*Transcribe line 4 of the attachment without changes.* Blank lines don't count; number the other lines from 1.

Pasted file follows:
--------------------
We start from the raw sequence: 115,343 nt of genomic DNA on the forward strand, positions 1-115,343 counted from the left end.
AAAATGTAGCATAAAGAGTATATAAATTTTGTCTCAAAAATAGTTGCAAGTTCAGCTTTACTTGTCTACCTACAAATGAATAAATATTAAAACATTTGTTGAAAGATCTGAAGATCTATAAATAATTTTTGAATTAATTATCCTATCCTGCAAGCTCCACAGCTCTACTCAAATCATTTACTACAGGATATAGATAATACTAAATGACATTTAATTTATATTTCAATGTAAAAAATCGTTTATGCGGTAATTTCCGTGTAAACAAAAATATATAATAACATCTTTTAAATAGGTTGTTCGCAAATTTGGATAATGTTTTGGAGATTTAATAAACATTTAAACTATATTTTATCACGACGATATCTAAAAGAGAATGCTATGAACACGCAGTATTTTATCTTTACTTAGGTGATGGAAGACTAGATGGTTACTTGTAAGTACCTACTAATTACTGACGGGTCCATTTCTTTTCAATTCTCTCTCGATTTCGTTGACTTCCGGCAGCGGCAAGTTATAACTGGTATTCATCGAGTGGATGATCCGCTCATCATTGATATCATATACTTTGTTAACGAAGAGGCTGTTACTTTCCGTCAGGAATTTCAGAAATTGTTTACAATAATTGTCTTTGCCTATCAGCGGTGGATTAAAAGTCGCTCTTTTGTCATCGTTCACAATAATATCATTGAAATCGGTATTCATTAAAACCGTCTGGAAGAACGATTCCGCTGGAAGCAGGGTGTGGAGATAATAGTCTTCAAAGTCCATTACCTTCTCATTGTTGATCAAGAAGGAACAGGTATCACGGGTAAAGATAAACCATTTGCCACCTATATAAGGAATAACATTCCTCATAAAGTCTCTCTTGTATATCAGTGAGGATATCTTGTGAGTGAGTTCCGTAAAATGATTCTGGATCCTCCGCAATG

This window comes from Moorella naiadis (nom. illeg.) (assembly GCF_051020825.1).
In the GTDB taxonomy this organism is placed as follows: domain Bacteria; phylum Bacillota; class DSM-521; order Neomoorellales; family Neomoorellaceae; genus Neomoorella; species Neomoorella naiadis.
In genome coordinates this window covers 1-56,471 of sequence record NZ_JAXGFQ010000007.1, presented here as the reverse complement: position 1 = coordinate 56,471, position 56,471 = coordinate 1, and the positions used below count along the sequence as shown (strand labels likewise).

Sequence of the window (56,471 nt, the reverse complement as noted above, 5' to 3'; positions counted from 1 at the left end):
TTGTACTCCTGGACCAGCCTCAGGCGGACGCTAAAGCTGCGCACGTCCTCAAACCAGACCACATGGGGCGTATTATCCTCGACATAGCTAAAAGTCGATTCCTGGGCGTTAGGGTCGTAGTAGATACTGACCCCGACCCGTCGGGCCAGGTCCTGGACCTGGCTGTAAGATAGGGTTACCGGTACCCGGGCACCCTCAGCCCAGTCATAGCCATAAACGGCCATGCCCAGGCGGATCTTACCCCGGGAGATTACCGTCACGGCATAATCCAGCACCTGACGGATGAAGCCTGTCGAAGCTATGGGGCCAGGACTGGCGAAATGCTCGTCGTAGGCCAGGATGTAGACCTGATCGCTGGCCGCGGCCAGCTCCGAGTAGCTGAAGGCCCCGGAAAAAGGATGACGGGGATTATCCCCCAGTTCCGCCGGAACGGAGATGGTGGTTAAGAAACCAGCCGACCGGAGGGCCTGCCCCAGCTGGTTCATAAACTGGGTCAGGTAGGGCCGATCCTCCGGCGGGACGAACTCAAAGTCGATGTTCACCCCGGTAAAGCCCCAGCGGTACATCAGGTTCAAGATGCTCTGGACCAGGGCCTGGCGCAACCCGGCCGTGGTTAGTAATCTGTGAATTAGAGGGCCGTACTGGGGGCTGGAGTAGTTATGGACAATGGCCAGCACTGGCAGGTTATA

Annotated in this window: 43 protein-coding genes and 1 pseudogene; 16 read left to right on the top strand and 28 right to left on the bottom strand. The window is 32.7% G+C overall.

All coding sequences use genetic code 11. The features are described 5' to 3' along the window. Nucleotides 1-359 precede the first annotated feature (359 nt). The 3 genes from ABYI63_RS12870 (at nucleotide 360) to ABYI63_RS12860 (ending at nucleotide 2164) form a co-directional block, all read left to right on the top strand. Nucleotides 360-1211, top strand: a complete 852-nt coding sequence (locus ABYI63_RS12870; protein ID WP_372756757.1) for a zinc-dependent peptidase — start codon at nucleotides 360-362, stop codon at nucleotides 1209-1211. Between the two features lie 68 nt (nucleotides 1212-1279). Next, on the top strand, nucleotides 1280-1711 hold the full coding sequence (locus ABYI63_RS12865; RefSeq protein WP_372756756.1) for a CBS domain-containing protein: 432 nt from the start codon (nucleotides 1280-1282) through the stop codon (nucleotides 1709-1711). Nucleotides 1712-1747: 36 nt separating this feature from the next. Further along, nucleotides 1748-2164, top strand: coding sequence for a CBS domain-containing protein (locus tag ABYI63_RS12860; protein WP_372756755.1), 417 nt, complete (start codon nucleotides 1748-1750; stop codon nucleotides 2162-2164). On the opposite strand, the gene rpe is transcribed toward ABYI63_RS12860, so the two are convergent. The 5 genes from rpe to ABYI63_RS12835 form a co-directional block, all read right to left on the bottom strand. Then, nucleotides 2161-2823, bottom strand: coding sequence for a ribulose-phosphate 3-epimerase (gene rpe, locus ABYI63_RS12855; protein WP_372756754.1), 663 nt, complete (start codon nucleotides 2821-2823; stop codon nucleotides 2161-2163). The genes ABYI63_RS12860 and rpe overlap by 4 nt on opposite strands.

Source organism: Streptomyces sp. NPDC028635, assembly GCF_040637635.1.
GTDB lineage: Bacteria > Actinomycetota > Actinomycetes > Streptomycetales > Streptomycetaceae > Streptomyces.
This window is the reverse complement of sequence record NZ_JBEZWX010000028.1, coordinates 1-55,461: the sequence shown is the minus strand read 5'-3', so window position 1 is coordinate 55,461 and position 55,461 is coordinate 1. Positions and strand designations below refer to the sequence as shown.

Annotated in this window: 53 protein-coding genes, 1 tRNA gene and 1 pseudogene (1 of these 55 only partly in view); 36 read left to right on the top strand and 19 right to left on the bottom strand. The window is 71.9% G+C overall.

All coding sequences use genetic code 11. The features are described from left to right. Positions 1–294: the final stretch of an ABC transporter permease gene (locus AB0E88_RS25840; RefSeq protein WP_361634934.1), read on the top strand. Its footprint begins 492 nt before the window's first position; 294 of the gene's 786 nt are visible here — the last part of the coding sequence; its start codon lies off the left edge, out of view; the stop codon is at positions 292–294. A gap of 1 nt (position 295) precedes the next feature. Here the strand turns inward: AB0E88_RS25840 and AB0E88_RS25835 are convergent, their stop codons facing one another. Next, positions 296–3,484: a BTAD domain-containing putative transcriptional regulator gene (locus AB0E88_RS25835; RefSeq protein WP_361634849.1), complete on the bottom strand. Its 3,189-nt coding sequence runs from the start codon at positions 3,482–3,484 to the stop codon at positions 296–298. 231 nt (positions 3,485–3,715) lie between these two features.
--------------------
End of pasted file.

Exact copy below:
In the GTDB taxonomy this organism is placed as follows: domain Bacteria; phylum Bacillota; class DSM-521; order Neomoorellales; family Neomoorellaceae; genus Neomoorella; species Neomoorella naiadis.